What caused all the supply chain bottlenecks? Modern finance with its obsession with “Return on Equity.”

What caused all the supply chain bottlenecks? Modern finance with its obsession with “Return on Equity.”
To show great ROE almost every CEO stripped their company of all but the bare minimum of assets. Just in time everything. No excess capacity. No strategic reserves. No cash on the balance sheet. Minimal R&D.
We stripped the shock absorbers out of the economy in pursuit of better short term metrics.
Big businesses are supposed to be more stable and resilient than small ones. And economy built around giant corporations like America’s should be more resilient to shock. However the obsession with ROE means that no company was prepared for the inevitable hundred year storms.
Now as we’re facing a hundred year storm of demand, our infrastructure simply can’t keep up.
The global logistics companies have no excess capacity, there are no reserves of chassis (trailers for hauling containers), no extra shipping containers, no extra yard space, no extra warehouse capacity.
The brands have no extra inventory. Manufacturers have no extra components or raw materials on hand.
Almost nobody has any employee loyalty because they haven’t been willing to take care of their people through thick and thin of business, and thus they can’t staff up quickly to meet surging demand. All businesses now complain about employee loyalty, but have we earned it?
To show larger profits and return on equity to juice their stock price, companies now use FIFO or LIFO accounting that doesn’t account for the full costs of replacing the units in a rising price environment.
The proper way to do accounting is *Next * in First Out (NIFO). This means you price your goods against the cost of replenishment.
If you buy 100 widgets for $100, and then their price of replenishing them goes to $150, under LIFO or FIFO you can sell at $120 and recognize $20 in accounting profit. But under NIFO you would never sell them below $150.
How much of the amazing quarterly earnings we’re seeing out of public companies right now is actually just accounting shenanigans?
A well run business seeks to minimize accounting profit to reduce its tax bill, freeing up cash to reinvest in compounding the value creation. Most public companies now do the opposite, overstating profits to trigger bonuses and applause from Wall Street.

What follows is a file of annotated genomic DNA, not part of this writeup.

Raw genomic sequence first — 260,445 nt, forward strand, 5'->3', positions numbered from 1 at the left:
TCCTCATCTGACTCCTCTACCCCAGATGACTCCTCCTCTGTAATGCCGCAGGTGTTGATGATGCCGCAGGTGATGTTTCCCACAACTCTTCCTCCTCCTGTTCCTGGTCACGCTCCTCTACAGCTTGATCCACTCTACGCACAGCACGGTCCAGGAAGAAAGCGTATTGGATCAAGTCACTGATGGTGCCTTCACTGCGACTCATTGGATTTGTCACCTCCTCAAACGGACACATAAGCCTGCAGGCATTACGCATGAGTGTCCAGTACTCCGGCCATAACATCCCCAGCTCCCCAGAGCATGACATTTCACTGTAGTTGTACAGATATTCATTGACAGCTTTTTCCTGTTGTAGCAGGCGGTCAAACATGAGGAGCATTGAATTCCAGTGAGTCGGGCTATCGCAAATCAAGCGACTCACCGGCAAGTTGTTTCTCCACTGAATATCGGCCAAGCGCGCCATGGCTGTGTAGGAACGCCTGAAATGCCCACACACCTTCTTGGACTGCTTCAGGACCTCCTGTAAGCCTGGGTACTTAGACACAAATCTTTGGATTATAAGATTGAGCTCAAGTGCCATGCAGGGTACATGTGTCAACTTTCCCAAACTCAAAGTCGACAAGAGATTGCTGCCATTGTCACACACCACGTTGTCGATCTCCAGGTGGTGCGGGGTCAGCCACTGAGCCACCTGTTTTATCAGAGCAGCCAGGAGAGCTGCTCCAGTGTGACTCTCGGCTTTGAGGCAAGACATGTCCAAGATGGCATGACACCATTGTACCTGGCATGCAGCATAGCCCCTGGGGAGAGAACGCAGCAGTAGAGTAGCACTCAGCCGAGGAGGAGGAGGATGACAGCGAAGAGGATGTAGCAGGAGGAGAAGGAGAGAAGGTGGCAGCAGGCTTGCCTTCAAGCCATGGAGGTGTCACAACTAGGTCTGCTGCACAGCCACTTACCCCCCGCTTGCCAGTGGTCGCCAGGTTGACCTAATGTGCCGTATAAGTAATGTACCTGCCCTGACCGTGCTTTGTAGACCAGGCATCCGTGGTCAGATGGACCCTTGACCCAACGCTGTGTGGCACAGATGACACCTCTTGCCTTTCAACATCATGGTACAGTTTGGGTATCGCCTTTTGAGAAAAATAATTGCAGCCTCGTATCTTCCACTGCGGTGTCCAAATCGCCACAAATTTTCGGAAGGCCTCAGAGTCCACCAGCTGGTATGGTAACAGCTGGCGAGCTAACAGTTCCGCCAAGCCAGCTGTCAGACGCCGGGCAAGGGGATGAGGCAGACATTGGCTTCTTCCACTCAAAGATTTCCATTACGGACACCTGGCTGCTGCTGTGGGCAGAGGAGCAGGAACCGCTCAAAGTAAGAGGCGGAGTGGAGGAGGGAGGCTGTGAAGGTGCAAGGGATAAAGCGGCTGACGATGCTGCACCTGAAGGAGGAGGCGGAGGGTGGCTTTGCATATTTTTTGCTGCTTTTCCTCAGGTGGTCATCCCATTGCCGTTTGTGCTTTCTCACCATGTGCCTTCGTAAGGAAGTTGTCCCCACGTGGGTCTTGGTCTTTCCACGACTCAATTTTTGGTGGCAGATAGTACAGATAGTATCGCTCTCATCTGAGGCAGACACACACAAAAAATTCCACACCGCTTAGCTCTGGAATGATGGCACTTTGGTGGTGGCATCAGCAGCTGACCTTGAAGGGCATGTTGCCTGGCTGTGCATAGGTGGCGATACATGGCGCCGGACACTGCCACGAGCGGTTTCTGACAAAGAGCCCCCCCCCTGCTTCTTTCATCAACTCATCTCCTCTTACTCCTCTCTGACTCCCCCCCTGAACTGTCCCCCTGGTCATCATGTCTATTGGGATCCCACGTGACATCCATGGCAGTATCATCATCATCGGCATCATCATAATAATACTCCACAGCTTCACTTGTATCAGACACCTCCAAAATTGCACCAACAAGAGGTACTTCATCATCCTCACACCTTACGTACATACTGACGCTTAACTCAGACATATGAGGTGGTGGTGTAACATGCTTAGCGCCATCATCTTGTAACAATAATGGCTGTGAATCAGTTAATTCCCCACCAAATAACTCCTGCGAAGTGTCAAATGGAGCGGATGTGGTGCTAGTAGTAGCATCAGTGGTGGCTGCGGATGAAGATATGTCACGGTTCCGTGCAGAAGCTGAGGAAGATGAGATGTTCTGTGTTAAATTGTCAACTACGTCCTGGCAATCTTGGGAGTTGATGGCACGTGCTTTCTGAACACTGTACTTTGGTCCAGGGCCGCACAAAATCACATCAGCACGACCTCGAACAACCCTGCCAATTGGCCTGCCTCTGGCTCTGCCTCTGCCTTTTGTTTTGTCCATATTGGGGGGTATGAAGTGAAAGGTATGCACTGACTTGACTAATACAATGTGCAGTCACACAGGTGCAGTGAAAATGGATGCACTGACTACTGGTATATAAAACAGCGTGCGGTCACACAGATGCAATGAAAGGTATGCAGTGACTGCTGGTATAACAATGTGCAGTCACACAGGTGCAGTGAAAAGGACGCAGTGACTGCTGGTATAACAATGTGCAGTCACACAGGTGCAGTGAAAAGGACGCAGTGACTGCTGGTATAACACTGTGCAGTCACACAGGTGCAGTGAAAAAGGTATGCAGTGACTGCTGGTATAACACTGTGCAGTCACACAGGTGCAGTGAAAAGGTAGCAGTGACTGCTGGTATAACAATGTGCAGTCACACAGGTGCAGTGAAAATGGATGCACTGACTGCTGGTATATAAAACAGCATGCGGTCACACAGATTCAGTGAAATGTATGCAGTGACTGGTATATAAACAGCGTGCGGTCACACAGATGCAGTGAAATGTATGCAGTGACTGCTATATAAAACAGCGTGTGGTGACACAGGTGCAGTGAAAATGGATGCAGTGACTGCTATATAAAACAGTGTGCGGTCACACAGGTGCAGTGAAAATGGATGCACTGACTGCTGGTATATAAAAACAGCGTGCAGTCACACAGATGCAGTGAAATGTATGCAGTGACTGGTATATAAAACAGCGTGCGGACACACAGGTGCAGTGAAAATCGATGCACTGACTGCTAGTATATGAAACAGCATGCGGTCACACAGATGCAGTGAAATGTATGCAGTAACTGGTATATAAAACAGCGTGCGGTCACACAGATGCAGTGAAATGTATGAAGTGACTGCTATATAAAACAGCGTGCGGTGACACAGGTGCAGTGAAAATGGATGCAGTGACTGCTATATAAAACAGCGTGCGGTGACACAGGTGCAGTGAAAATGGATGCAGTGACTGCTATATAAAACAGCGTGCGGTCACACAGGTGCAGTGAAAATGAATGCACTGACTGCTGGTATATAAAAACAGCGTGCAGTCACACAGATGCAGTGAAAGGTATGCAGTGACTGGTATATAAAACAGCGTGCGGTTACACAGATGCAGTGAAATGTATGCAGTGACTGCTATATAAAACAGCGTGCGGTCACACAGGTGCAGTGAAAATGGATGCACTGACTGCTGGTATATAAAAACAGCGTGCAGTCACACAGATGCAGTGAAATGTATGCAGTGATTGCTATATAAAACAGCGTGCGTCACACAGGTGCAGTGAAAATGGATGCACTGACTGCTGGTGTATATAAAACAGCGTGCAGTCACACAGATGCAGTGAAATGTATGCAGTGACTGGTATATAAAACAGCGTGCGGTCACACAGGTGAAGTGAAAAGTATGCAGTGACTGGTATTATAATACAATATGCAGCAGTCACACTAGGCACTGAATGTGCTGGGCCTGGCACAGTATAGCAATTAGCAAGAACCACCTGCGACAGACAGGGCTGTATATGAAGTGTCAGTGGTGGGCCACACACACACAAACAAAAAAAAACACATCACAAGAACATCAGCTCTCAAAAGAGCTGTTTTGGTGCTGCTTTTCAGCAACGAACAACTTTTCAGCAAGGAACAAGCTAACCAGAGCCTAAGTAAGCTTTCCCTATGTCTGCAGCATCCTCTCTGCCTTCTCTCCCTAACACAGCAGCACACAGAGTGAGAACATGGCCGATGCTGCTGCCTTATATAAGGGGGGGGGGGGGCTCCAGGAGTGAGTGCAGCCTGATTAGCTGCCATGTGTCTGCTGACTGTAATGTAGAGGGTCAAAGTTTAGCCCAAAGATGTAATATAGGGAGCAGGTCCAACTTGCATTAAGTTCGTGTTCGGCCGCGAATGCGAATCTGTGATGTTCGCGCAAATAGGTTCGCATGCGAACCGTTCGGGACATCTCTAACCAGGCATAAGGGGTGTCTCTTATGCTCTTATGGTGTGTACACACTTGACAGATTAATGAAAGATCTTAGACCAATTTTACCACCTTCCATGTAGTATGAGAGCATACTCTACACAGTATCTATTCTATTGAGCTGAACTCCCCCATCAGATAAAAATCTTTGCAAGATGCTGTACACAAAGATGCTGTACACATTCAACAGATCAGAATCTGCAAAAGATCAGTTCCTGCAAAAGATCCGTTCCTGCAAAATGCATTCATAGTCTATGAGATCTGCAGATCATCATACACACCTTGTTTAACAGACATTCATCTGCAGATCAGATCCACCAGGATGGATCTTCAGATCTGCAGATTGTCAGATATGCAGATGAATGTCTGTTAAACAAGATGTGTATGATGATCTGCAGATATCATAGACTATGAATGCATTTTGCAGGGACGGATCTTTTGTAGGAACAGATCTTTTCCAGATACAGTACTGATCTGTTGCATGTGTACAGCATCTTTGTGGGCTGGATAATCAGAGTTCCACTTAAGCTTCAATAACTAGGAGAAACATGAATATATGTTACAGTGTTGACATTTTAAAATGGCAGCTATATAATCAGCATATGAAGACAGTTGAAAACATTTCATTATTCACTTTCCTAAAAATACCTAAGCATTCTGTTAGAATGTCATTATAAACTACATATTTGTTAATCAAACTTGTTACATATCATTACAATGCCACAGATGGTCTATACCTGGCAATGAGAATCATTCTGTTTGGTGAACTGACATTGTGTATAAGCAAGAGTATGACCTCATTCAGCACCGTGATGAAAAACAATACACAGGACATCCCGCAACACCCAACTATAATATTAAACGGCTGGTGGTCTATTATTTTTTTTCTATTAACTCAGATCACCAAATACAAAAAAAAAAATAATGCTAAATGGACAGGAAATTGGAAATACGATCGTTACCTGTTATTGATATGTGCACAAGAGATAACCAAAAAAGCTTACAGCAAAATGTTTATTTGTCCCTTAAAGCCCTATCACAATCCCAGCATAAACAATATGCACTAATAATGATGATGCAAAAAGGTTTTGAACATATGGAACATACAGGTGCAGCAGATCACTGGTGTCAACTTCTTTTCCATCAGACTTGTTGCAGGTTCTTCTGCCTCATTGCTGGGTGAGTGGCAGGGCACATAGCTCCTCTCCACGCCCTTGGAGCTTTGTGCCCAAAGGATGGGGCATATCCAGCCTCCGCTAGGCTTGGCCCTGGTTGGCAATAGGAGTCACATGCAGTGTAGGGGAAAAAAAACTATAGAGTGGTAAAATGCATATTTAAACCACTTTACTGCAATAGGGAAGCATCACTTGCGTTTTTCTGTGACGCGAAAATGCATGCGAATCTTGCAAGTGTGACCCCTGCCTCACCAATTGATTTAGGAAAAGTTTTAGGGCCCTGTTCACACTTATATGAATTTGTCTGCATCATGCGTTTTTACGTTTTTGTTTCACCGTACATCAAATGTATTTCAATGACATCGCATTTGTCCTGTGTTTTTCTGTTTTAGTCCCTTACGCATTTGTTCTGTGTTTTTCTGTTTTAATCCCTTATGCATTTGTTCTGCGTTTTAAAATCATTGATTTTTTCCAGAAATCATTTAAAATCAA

Modern finance has removed the shock absorbers from the economy. Over the long run, in our complex, dynamic, power law world, the reference assets will be those companies winners willing to challenge the dogma of modern finance.
When the hundred year floods inevitably hit, the survivors will be those who invest in excess capacity, in strategic reserves of key capital assets, in employee trust that let them attract and retain talent.
Few will have the courage. CEOs hired by committees can never have the security required to challenge dogma of an entire generation of finance professionals, including all the people who hired them.
The feedback mechanisms of modern finance work too well for the bureaucrats to resist–you go asset light, strip the companies of operating capital, cut R&D, make employees peripheral and bam, your ROE surges, your stock price follows, and your performance bonuses pay out big.
So your a hired CEO who doesn’t run that playbook, who starts to plan for the hundred year flood? Sorry, your ROE metric sucks, we’re replacing you with someone who will run the playbook and cash in on the rewards we’re holding out.
Only founder led companies and family owned businesses can stand up to the immense pressure from the dogmas of modern finance.
The proposed tax on unrealized capital gains will force founders to sell larger and larger pieces of their companies to pay the tax, until eventually they lose control of their businesses and turn them over to the Wall Street sharks to run their disastrous playbook.
Founder-led businesses are the last shock absorbers left in the economy. And the best hope we have to avoid the kinds of supply chain shocks we’re seeing right now.
Washington must protect and nurture these engines of competitive dynamism, but instead they’re conspiring to kill the golden goose.
ROE is a logical idea taken too far
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